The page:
Switching Time Differential Phasing of antenna

< 10 sec. Good

< 15 sec. Poor

Coaxial switches are designed for indoor installation. Open wire switches by Dielectric Communications are designed for either indoor or outdoor installation. Budgetary First Costs For purposes of a cost comparison of certain significant cost factors, it is assumed that the switching matrix will be designed to receive the input of 5 transmits and feed out from any of the 5 transmitters to any one of 10 antennas. Initial cost of: The complete switch matrix as manufactured by Dielectric The transmission line Support Structure Item Switch matrix 5x10 Support structure Indoor Transmission line 10 x 300 feet Coax 500,000 Included 250,000 Open Wire 750,000 200,000 280,000

Other costs must be considered. Among these cost is the

cost of building and in the case of the open wire switch, if located outdoors, the cost of the structural support and framework. The cost of stanchions for carrying above ground either open wire or coaxial lines from the switch to the antennas must also be considered. In the case of open wire lines, the lines should be at least 6 meters above the ground to minimize ground loss and to offer protection to workers from downward radiation. Coaxial lines can be mounted at any height convenient to the site layout. The case of the unbalanced lines, rigid coax or flexible coax, these may also be buried underground. This underground installation has the advantage of making use of some 10 acres of land area for any other purposes advantageous to local requirements. Structural Considerations When the switch matrix is located indoors, the support structure can be made from Unistrut or similar materials, however when located outdoors, the structure should be constructed from heavy steel. Bowl ceramic insulators, used with open wire systems, are heavy pieces. Indoors they can be installed within the framework of the building; but in the case of an outdoor switching matrix, the bowls must be built into short duct sections for mechanical support and for weather shielding. Environmental Considerations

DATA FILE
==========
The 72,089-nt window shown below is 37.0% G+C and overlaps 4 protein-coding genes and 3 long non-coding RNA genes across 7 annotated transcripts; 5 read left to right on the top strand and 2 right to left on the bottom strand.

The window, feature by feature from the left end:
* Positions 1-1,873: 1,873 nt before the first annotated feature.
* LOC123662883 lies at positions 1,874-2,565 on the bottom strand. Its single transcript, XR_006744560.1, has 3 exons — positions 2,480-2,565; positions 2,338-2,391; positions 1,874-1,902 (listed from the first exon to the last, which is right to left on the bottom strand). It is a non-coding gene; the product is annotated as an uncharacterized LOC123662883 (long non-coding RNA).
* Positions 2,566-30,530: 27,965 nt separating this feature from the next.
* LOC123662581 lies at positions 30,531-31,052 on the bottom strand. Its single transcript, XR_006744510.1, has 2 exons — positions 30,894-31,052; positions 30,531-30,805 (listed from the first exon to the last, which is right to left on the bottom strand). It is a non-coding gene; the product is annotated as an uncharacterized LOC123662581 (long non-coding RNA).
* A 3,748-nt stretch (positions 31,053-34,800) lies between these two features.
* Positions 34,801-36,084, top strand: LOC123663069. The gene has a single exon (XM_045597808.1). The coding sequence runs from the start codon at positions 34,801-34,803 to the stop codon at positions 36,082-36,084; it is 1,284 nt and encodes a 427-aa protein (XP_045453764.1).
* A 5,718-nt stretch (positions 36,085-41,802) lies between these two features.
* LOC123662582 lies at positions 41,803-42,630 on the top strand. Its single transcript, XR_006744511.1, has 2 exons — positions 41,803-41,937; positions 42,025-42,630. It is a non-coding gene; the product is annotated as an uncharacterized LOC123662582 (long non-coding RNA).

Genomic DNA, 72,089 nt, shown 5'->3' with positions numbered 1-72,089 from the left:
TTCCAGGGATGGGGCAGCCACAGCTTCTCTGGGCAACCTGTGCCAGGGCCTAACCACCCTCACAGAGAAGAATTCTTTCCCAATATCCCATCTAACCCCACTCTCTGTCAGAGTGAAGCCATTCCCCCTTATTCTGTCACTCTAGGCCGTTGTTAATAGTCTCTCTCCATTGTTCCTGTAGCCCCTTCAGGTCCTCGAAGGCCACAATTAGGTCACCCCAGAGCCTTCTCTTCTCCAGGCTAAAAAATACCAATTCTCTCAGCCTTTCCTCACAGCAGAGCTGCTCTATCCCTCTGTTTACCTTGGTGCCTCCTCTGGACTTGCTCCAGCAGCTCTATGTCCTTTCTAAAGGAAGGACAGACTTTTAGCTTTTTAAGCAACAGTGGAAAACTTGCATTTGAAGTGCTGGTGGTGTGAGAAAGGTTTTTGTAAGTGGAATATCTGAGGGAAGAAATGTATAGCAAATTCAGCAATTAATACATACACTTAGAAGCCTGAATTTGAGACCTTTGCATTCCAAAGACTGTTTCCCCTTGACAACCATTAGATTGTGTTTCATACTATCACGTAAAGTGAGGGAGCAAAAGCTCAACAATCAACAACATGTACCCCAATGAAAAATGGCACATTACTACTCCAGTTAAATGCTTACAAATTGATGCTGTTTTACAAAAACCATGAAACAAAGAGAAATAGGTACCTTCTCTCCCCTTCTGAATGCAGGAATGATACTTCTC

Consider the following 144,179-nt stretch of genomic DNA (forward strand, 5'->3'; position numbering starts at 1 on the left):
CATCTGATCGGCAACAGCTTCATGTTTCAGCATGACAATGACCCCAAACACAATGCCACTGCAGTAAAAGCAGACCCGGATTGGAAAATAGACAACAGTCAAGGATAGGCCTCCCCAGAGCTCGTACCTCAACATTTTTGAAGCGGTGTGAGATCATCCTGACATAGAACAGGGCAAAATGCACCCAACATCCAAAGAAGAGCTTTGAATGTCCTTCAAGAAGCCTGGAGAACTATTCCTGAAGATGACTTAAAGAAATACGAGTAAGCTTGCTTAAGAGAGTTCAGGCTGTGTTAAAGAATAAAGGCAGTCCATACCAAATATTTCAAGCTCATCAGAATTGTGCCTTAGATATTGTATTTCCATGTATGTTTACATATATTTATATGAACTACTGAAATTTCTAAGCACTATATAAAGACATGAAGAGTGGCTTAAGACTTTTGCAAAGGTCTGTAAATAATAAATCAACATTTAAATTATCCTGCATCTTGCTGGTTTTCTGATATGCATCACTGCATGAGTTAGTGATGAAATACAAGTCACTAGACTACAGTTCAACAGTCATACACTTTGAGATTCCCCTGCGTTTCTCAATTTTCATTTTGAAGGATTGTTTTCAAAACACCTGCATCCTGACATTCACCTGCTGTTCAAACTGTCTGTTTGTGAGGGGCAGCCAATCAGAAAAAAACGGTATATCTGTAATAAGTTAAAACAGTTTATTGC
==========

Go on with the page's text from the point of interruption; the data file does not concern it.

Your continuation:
A coaxial type of switching matrix is compact, because of this, it lends itself quite well to being located indoors in a building which probably also houses the transmitters. Indoor location is desirable especially in climates where there is a great deal of rain or blowing sand or where it is difficult to work outside 12 months of the year because of weather. Additionally, where industrial or agricultural fall-out products that are extremely corrosive to exposed open wire transmission lines is encountered closed coaxial lines offer a maintenance free operation. An outdoor switching matrix needs rugged supporting structures as it will have to withstand high winds, blowing sand etc. In contrast, a switch located within a building can be RF shielded with panels and supported on a lighter framework. A further advantage, with reference to the environment specifically, is the freedom of the indoor switch from the requirement for insect proofing Maintenance An indoor installation, not subject to hostile environmental factors is more easily maintained. In the case of the coaxial system, there are fewer moving parts and less assembly hardware than in the case of open wire switches. In the coaxial switches the insulating material between the outer and inner conductor (Teflon) is confined, therefore,